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Working with field constraints
Working with field constraints

Add field constraints to be more restrictive on the content of a field

Updated over a week ago

Note: Field constraints are currently exclusive to Text templates and do not apply to OCR templates (for PDFs) or the AI engine. If you require this feature for your OCR templates or AI engine, please inform us via the chat, and we will explore how we can assist you.

What are field constraints?

Field constraints in Parseur are used for more precise data extraction when using Text templates, especially in complex scenarios. They allow you to restrict the data a field can contain by enforcing a specific pattern or criteria. This helps ensure that Parseur selects the correct template when multiple templates could match a single document.

For example, if you have templates for both pickup and delivery orders at your restaurant, but they are being incorrectly matched due to similar layouts, you can add a field constraint. By setting an Exact constraint for the pickup orders template to only match fields containing the word "pickup," you prevent incorrect matches with delivery orders.

When a document is processed, Parseur not only checks for a matching template but also verifies that any set field constraints are met. If a field does not meet its constraint, Parseur will discard the template as a match.

Note: Constraints are only looked at once the field has been found in the document. To find a field in a text document, Parseur looks for delimiters before and after each field. Check out the Understand how the text parsing engine works article for more information.

How to set field constraints in a template?

To add a constraint to a field, follow these steps:

  1. Open the template editor.

  2. If the field hasn't been created yet, create it now.

  3. Click on the Edit icon (usually represented by a pencil) next to the field.

  4. Open the Advanced Options panel.

  5. Set the field constraint to "Exact match".

  6. Save the field.

  7. Update the template to apply the changes.

What field constraints are available?

Parseur provides various predefined constraints, along with the option to create custom constraints using regular expressions, to fine-tune how data should be captured from your documents:

  • Auto-detect: This is the default setting. Parseur will automatically choose a constraint based on the initial field value from the document used to create the template. If the initial value contains HTML, it sets the "Text or HTML" constraint. If it contains only text without HTML, it sets the "Text only" constraint.

  • Text or HTML: This allows any value in the field, including HTML. Opt for this constraint if the base document's field contains text but might include HTML in other instances (e.g., a "comment" field with simple text that could expand into multiple lines with HTML breaks).

  • Text only (no HTML): The template will not match if the field, expected to contain only text, includes HTML. This ensures that the extracted data is free of HTML tags.

  • Exact match: This constraint requires the field to exactly match the value from the base document. It's useful for fields that should remain consistent across documents.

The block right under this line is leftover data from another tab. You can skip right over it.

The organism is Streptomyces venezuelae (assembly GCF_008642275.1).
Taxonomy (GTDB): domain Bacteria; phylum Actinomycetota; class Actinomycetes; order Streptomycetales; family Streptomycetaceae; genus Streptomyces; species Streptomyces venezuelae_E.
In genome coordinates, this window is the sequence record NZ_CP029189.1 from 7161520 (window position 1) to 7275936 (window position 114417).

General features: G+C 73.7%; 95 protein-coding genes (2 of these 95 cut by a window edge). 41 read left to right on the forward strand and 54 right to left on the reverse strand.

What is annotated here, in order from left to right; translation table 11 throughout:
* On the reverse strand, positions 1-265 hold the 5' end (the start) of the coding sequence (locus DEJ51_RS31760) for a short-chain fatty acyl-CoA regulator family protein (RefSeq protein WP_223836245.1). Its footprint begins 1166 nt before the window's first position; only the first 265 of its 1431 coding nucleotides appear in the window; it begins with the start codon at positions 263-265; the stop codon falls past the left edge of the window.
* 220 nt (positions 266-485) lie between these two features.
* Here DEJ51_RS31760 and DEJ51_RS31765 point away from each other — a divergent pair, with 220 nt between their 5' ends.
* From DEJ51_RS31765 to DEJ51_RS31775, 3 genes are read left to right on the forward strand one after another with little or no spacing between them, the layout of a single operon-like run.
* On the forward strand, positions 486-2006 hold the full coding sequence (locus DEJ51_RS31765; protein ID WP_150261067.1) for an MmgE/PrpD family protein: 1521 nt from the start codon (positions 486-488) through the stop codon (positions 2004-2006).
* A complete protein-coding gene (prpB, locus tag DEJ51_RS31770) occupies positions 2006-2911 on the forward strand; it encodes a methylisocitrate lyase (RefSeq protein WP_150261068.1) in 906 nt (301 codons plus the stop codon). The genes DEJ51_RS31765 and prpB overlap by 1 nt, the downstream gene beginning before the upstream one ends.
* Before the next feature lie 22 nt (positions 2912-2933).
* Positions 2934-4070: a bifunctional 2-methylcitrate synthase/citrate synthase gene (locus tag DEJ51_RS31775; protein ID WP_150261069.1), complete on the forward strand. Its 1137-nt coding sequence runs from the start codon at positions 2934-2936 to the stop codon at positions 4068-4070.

• Custom: Enables the definition of a unique constraint using regular expressions. This is useful for highly specific or complex data patterns not covered by other constraints.

If you apply an "Exact match" or "Custom" constraint to a field in Parseur, the platform will display a small warning exclamation mark icon next to the field as a reminder of the constraint. You can hover over this icon at any time to view the details of the constraint applied. This feature helps you remember that there are specific conditions affecting how data is captured for that field.

How to use regular expressions for constraints?

Using regular expressions for constraints allows you to set highly specific patterns for the data fields in Parseur. Although regular expressions (regex) are advanced and not typically required for most use cases, they offer powerful customization for data extraction when default constraints are insufficient.

Below is a basic guide to get you started. Check out the following article for an introduction to Python regular expressions and available pattern options.

  • . matches any character

  • + matches preceding expressions 1 or more times and are greedy (i.e. tries to capture as many characters as possible until it fails).

  • +? is the same as + except that it is non greedy (i.e. stops as soon as the following expression is found, in the case of Parseur that is the closing delimiter of a field)

  • * / *? are the same as + / +? except that they match 0 or more times

  • ? matched the previous expression 0 or 1 time.

  • \ escapes special characters (permitting you to match characters like *, ?, and so forth), or signals a special sequence, see below

  • \d matches a decimal digit (between 0 and 9)

  • \w matches a word (a word is a sequence of characters, including digits and _ but without spaces)

  • \s matches a space character, including new lines

  • [ ] is used to indicate a set of characters. Examples: [amk] will match 'a', 'm', or 'k', [a-z] will match any lowercase ASCII letter, [^5] will match any character except '5'

  • A|B creates a regular expression that will match either A or B

  • (?i)order(?-i) makes the constraint case-insensitive for anything between (?i) and (?-i). For example, here, it will match "order", "Order", "ORDER", "oRdEr" etc.

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